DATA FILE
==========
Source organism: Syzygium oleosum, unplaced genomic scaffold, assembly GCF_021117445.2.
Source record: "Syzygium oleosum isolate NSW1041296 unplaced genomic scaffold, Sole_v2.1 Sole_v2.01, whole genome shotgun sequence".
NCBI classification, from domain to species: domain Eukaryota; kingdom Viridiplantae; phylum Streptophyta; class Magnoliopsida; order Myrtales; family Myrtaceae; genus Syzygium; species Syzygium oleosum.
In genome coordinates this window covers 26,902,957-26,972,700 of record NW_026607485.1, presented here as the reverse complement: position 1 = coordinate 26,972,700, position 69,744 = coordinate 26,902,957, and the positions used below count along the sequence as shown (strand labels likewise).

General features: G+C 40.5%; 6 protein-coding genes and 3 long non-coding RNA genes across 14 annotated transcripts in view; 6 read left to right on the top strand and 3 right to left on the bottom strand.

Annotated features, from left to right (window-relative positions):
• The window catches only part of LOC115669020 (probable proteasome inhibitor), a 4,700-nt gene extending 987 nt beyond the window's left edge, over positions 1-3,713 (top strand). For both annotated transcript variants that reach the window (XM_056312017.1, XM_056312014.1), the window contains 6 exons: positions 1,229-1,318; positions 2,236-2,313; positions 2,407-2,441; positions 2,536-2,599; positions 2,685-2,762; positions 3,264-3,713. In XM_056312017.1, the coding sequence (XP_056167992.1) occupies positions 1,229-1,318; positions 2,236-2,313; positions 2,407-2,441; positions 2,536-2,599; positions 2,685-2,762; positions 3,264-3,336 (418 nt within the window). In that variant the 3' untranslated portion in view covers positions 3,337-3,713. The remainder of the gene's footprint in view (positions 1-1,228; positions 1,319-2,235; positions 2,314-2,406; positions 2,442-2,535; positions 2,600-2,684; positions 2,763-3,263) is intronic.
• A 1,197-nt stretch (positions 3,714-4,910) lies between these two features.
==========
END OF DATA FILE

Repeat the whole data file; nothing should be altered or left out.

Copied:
Source organism: Syzygium oleosum, unplaced genomic scaffold, assembly GCF_021117445.2.
Source record: "Syzygium oleosum isolate NSW1041296 unplaced genomic scaffold, Sole_v2.1 Sole_v2.01, whole genome shotgun sequence".
NCBI classification, from domain to species: domain Eukaryota; kingdom Viridiplantae; phylum Streptophyta; class Magnoliopsida; order Myrtales; family Myrtaceae; genus Syzygium; species Syzygium oleosum.
In genome coordinates this window covers 26,902,957-26,972,700 of record NW_026607485.1, presented here as the reverse complement: position 1 = coordinate 26,972,700, position 69,744 = coordinate 26,902,957, and the positions used below count along the sequence as shown (strand labels likewise).

General features: G+C 40.5%; 6 protein-coding genes and 3 long non-coding RNA genes across 14 annotated transcripts in view; 6 read left to right on the top strand and 3 right to left on the bottom strand.

Annotated features, from left to right (window-relative positions):
• The window catches only part of LOC115669020 (probable proteasome inhibitor), a 4,700-nt gene extending 987 nt beyond the window's left edge, over positions 1-3,713 (top strand). For both annotated transcript variants that reach the window (XM_056312017.1, XM_056312014.1), the window contains 6 exons: positions 1,229-1,318; positions 2,236-2,313; positions 2,407-2,441; positions 2,536-2,599; positions 2,685-2,762; positions 3,264-3,713. In XM_056312017.1, the coding sequence (XP_056167992.1) occupies positions 1,229-1,318; positions 2,236-2,313; positions 2,407-2,441; positions 2,536-2,599; positions 2,685-2,762; positions 3,264-3,336 (418 nt within the window). In that variant the 3' untranslated portion in view covers positions 3,337-3,713. The remainder of the gene's footprint in view (positions 1-1,228; positions 1,319-2,235; positions 2,314-2,406; positions 2,442-2,535; positions 2,600-2,684; positions 2,763-3,263) is intronic.
• A 1,197-nt stretch (positions 3,714-4,910) lies between these two features.